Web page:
A woman born today has roughly a one in eight chance of being diagnosed with breast cancer sometime during her life.
On the other hand, the chance that a woman will never have breast cancer is 87.6 percent, according to the National Cancer Institute.
But understanding one’s risk isn’t as simple as reading a statistic.
Dr. Brian O’Hea, chief of Stony Brook Medicine’s breast and oncologic surgery division — who will host an informational lecture next week about the disease in honor of Breast Cancer Awareness Month — said genetics are one of the tools women and men can use to better understand their risk of developing the disease.
Melissa, a 45-year-old from Cutchogue who declined to give her last name for insurance reasons, said she used her family’s history to put herself in control when it came to understanding her risk for breast cancer.
She is known as a “previvor” — someone who eliminated the risk of being diagnosed with cancer with proactive measures, making her a survivor from the start.
“Genetics, your family medical history, these are tools that we can embrace,” said Melissa, who explained that she wanted to share her experience with others to raise awareness.
Three people in Melissa’s father’s immediate family suffered from some form of cancer, including his mother, aunt and first cousin.
He himself suffered from pancreatic cancer.
“If there are three people with a similar cancer in the immediate family, the light should go off [in one’s head],” Melissa said. “Exploring genetic mutations would certainly be a wise decision.”
Because of his family’s medical history, Melissa’s father opted to undergo genetic testing to see if he had mutations to his BRCA1 or BRCA2 genes, which have been linked as a cause of pancreatic cancer and many others, including breast cancer.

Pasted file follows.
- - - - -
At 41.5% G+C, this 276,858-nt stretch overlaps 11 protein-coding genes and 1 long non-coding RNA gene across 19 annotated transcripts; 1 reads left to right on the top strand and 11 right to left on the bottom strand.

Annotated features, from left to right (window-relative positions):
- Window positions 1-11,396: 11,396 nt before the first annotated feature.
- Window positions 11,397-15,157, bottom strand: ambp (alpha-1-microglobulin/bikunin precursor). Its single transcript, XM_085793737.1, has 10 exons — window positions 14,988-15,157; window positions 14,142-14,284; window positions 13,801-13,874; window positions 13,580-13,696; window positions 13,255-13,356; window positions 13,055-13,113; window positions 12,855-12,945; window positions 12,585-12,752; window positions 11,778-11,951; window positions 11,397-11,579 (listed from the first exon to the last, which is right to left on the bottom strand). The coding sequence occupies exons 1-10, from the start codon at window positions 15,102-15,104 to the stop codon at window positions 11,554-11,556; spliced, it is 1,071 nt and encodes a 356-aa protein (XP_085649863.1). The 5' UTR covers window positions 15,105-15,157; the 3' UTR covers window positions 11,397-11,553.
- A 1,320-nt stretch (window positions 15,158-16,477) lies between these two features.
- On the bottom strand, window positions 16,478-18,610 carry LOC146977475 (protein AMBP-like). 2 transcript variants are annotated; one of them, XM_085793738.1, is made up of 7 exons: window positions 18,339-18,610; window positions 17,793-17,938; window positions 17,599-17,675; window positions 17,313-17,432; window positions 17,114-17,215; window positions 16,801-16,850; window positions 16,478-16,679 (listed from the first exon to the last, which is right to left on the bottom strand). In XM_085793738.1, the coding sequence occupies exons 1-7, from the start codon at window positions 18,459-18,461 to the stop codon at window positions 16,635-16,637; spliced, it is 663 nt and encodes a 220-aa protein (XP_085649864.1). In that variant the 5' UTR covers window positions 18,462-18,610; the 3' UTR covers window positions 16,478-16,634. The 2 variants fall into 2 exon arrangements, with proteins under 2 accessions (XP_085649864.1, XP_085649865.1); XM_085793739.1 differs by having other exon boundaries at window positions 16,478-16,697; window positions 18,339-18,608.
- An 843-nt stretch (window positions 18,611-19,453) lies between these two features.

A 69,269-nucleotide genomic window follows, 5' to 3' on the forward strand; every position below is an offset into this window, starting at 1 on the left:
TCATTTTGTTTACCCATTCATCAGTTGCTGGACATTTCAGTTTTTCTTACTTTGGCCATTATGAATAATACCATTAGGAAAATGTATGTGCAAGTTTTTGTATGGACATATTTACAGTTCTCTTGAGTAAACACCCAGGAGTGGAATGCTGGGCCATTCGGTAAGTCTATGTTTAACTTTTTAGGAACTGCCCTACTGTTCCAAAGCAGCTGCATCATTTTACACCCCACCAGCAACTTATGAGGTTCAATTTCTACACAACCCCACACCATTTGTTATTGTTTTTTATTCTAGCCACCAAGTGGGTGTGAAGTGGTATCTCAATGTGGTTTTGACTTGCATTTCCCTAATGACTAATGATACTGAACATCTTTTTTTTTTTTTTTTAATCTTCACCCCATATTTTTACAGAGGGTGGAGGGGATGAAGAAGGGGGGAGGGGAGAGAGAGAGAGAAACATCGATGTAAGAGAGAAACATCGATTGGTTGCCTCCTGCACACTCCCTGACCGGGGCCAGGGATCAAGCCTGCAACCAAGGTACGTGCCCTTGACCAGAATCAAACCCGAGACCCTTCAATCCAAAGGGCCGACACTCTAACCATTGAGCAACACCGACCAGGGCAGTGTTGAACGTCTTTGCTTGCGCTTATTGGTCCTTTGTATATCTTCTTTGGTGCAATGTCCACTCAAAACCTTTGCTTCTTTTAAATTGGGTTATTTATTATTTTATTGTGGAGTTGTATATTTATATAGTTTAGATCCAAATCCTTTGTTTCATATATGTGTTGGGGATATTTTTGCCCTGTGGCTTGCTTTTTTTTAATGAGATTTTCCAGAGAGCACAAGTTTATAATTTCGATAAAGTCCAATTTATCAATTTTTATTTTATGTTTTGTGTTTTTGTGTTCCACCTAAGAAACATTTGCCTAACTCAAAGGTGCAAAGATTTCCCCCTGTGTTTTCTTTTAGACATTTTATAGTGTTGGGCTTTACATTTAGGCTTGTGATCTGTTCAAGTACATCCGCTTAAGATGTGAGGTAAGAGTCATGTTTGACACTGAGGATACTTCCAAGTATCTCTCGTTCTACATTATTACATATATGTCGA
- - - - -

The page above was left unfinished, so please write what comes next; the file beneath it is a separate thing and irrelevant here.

If he tested positive, additional clinical trial treatments would open up to him, potentially saving his life.
But if he tested positive, there was a 50 percent chance his children had inherited the same harmful gene mutation, which would mean they, too, were at increased risk for a number of cancers.
Melissa’s father ultimately tested positive for a BRCA2 gene mutation. So did Melissa.
Armed with the results, Melissa, who had just given birth to her second child when she found out, discovered she had an 80 percent chance of developing breast cancer. She was just 40 years old.
“It’s a hard thing when you’re faced with how fragile your life is,” she said. “And the thought that you’re not going to be here for your kids.
“But then, I thought, there’s no reason for me to risk that,” she said, as she molded Play-Doh recently with her now 4-year-old son.
When her son was six months old, Melissa opted to be proactive by undergoing an oophorectomy to remove her ovaries and fallopian tubes, greatly reducing her risk of developing breast cancer, and nixing her chances of developing ovarian cancer.
The operation, which took about six days of recovery time, triggered the start of menopause, she said, joking that her sleepless nights actually coincided well with her hungry newborn’s schedule.
Going into menopause reduces a women’s estrogen levels, which in turns helps reduce the risk of breast cancer, Melissa explained.
After a successful few years of breast-feeding, Melissa decided to pursue a double mastectomy in January, lowering her risk of developing breast cancer to just one percent.
“If there are 10 women who say they need to be concerned and a little bit more proactive about their breast health after hearing my story, I would be so happy,” she said. “It just takes that to save a life.”
Dr. O’Hea said genetic testing is becoming increasingly popular.
“[Testing] should be done more [often,]” he said. “People who have one of these gene mutations have a really high risk of breast cancer, and with knowledge they can take action. I think it empowers women to make decisions, and by knowing we may be able to intervene.”
Dr. O’Hea said that because of prophylactic surgeries like Melissa’s, and treatment options and therapies for those who have been diagnosed with breast cancer, breast cancer survival rates continue to rise.
His free informational seminar, which takes place Tuesday, Oct. 21, at 6 p.m. at New Village Recreation Center on 20 Wireless Road in Centereach, will provide information about the latest treatment options and prevention strategies, as well as a discussion of the myths and truths about breast cancer on Long Island.
In addition, free breast cancer screenings are being offered to low-income or uninsured New Yorkers during National Breast Cancer Awareness Month. To schedule an appointment, call the Cancer Services Program of Suffolk County at 631-548-6320.